Profiling Tools

Profiling Tools

The following open source packages are either related to, or perform sampled profiling on Linux.

 Gprof

This is the standard Linux profiler. It can generate approximate call-graph profiles. It doesn’t appear to interact well with threads or dynamic libraries. Requires relinking for flat profile and recompilation for call-graph profile.

 Sprof

An analogous but separate facility for displaying shared library profiles.

 Cprof

 A thread-aware profiler for Linux based on gcc-based code instrumentation. A while ago we found it nontrivial to get running on many Linux platforms, but its maintenance status has recently improved.

 Oprofile

 A system wide profiling tool. Requires a kernel module.

 Prospect

Another system-wide profiler. Based on the Oprofile kernel module.

Perfmon and pfmon tool

A library and command to access hardware profile counters on Itanium. We rely on this for hardware event support. By itself, it can be used to count hardware events in a program region, etc.

Qprof

This is a set of profiling utilities, currently targeting only linux. It includes a simple command line profiling tool, with the following characteristics:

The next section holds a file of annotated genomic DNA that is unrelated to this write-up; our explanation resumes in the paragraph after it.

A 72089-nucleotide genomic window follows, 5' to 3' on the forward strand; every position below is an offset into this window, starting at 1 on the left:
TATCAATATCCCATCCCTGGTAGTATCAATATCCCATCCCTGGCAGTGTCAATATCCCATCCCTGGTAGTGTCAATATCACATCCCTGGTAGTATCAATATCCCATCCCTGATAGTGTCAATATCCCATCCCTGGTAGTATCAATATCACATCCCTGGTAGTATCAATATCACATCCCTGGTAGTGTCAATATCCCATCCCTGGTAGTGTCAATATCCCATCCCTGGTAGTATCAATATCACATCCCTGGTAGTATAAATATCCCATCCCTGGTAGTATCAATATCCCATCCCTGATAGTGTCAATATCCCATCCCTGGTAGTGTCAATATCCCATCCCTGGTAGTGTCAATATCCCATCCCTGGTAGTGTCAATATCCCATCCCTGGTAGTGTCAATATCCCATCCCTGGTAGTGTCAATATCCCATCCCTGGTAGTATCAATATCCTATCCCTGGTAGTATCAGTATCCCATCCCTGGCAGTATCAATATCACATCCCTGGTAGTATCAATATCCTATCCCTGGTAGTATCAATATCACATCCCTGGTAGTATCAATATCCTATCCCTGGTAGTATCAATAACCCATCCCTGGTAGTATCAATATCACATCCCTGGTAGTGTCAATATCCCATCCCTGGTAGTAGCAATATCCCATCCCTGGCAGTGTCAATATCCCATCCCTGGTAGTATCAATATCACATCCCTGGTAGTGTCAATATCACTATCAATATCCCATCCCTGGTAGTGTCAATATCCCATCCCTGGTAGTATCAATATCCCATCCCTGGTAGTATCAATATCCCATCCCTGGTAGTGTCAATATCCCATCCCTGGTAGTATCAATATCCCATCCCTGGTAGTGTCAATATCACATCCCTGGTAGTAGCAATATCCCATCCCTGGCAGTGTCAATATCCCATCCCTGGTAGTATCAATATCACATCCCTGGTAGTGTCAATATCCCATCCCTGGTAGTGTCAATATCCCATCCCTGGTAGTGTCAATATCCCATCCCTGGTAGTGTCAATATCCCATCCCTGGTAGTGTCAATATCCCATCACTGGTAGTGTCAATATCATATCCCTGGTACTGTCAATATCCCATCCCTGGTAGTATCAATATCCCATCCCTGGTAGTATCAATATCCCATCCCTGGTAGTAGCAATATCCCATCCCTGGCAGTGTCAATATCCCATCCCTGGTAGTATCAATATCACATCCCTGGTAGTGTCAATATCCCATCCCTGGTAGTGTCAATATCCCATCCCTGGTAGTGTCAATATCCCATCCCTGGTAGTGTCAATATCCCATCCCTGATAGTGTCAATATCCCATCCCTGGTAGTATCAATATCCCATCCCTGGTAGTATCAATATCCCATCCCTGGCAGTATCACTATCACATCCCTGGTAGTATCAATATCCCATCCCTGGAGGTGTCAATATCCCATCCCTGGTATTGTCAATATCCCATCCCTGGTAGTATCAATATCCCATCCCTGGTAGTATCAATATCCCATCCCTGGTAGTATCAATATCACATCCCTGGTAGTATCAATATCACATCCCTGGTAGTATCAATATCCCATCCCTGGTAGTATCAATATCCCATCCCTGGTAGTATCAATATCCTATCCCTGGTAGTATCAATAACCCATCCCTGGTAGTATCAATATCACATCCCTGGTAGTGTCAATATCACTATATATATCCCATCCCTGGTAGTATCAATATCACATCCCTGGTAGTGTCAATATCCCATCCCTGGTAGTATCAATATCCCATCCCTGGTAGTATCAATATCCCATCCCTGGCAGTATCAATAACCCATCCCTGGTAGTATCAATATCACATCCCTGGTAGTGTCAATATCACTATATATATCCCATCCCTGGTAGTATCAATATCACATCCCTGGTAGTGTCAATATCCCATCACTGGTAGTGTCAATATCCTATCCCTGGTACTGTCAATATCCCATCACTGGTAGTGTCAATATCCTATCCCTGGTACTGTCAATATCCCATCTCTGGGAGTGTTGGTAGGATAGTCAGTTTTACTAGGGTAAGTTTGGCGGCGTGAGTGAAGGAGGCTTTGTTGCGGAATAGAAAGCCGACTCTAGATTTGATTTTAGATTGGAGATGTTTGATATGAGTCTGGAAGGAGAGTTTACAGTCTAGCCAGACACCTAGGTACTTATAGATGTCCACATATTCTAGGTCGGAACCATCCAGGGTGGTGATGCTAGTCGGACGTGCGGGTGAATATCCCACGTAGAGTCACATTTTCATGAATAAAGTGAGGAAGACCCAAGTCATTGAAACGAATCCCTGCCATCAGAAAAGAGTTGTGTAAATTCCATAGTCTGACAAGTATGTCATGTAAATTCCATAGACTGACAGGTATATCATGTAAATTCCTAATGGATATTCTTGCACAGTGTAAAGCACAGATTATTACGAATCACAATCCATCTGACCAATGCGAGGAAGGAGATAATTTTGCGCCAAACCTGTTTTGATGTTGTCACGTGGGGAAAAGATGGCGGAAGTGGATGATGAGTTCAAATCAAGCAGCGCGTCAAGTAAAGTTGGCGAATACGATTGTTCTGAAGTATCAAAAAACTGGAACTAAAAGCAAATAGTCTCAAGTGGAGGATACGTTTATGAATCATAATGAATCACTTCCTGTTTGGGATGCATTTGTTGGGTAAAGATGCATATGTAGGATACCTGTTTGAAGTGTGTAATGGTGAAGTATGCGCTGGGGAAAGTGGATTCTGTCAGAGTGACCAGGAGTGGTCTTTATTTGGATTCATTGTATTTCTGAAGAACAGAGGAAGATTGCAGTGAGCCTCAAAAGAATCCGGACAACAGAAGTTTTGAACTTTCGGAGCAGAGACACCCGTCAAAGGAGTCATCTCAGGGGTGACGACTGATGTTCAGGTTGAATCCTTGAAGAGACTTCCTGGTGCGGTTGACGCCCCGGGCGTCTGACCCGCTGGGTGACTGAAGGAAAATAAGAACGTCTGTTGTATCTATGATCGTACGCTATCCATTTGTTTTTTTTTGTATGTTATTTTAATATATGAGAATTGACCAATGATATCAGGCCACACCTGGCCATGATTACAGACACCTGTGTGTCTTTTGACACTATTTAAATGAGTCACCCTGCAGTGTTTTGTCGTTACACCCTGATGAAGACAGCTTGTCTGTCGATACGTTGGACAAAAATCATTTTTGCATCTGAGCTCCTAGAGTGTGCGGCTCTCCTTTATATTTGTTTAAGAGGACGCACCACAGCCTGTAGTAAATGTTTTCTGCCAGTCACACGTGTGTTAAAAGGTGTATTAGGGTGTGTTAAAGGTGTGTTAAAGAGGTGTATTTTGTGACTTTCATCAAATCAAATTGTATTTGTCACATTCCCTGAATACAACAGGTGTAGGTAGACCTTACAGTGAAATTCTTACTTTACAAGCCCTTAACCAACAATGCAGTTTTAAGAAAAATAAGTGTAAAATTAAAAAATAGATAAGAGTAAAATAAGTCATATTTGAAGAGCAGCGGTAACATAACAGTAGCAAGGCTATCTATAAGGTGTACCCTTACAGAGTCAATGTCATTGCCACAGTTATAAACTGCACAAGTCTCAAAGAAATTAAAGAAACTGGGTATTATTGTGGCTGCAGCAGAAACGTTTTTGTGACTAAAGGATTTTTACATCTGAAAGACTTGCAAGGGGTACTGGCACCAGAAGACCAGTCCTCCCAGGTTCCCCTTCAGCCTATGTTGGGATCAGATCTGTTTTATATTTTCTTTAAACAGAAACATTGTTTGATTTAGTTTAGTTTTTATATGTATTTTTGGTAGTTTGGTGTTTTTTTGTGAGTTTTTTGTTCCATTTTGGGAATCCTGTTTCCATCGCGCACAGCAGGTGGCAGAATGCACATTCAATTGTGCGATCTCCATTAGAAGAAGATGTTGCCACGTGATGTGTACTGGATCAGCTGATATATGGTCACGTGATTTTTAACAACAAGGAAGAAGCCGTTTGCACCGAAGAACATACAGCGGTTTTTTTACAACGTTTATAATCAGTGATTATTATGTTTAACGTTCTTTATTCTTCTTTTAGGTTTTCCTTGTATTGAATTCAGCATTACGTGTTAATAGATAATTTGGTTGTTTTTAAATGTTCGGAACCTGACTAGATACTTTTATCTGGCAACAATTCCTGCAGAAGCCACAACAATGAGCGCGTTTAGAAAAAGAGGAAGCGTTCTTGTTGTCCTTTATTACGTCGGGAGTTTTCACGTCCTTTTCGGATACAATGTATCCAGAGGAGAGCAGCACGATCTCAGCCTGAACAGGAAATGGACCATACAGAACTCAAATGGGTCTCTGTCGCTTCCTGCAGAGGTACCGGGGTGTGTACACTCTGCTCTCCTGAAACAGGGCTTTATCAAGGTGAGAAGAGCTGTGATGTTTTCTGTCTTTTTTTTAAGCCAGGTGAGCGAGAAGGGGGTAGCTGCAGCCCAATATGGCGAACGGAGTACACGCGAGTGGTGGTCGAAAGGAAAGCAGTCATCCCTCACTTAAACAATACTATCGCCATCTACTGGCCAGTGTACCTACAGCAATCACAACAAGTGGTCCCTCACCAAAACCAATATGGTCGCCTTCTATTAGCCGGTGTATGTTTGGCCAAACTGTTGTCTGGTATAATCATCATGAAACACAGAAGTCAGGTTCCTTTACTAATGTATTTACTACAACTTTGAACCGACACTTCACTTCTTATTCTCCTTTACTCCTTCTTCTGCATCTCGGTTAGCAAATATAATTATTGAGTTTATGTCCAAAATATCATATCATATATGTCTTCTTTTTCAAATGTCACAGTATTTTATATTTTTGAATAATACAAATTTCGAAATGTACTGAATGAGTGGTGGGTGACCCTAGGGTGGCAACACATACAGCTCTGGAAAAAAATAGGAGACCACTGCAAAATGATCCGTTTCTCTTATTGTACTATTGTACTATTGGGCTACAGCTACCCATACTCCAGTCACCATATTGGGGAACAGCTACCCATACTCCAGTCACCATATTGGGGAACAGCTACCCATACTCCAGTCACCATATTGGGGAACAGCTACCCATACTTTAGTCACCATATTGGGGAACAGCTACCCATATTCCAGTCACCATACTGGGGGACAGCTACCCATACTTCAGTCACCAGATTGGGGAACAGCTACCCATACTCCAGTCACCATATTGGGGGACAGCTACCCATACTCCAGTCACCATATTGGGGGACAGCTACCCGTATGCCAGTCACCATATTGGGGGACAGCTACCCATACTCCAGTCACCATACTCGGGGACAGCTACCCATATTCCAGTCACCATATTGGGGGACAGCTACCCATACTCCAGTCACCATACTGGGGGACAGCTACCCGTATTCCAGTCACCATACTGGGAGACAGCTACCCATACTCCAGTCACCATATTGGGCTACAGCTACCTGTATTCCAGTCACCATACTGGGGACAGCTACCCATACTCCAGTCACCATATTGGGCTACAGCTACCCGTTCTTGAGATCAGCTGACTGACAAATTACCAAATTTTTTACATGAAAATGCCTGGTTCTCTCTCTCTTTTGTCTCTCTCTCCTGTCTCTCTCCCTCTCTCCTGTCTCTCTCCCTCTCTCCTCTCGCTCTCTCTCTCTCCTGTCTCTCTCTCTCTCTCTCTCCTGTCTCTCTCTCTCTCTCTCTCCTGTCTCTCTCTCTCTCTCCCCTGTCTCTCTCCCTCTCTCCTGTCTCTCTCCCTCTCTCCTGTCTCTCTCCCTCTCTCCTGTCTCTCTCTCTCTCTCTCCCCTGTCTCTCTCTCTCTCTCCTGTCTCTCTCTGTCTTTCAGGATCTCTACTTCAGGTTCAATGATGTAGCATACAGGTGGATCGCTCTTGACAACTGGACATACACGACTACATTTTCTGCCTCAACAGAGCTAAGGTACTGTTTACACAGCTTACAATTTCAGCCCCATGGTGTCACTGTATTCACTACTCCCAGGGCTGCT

• It is intended to be easy to install and use. No kernel modules or changes are required for basic use. It can be installed and used without root access.
  • It supports profiling of dynamically linked code and includes information on time spent in dynamic libraries.
  • It supports profiling of multithreaded applications.
  • It generates profiles for all subprocesses started from a shell. Thus it easily can be used to profile application with multiple processes.
  • It tries to generate symbolic output. This is usually successful for the main program, if that has debug information, i.e. was compiled with -g. If not, you may need a debugger to fully interpret the results. However the raw output will often give you a rough idea of where processor time is spent.
  • It currently generates “flat” profiles. The output tells you roughly how much time was spent in a given instruction, line, or function f. By default this does not include time spent in functions called by f, but on platforms supported by libunwind a possible alternative is to include callees in profile counts, thus recovering some gprof-like functionality.
  • Linux kernel functions are not profiled separately. By default, time spent in the kernel is credited to the library function which made the kernel call.
  • On Itanium, it can be used to generate hardware-event-based profiles. For example, it can tell you were most of the cache misses occur.

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